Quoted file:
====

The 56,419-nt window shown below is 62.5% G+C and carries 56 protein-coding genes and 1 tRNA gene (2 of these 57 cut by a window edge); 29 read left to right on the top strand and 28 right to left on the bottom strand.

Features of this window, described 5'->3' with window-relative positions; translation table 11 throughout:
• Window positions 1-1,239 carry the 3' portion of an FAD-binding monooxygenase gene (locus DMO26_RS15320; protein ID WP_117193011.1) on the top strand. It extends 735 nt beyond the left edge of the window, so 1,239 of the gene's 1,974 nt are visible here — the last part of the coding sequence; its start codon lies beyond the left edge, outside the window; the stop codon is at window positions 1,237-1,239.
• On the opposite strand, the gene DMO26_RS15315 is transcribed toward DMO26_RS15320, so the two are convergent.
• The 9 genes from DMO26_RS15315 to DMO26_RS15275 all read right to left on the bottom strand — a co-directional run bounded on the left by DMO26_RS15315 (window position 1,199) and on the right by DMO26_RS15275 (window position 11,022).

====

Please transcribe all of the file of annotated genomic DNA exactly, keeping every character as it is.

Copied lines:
The 56,419-nt window shown below is 62.5% G+C and carries 56 protein-coding genes and 1 tRNA gene (2 of these 57 cut by a window edge); 29 read left to right on the top strand and 28 right to left on the bottom strand.

Features of this window, described 5'->3' with window-relative positions; translation table 11 throughout:
• Window positions 1-1,239 carry the 3' portion of an FAD-binding monooxygenase gene (locus DMO26_RS15320; protein ID WP_117193011.1) on the top strand. It extends 735 nt beyond the left edge of the window, so 1,239 of the gene's 1,974 nt are visible here — the last part of the coding sequence; its start codon lies beyond the left edge, outside the window; the stop codon is at window positions 1,237-1,239.
• On the opposite strand, the gene DMO26_RS15315 is transcribed toward DMO26_RS15320, so the two are convergent.
• The 9 genes from DMO26_RS15315 to DMO26_RS15275 all read right to left on the bottom strand — a co-directional run bounded on the left by DMO26_RS15315 (window position 1,199) and on the right by DMO26_RS15275 (window position 11,022).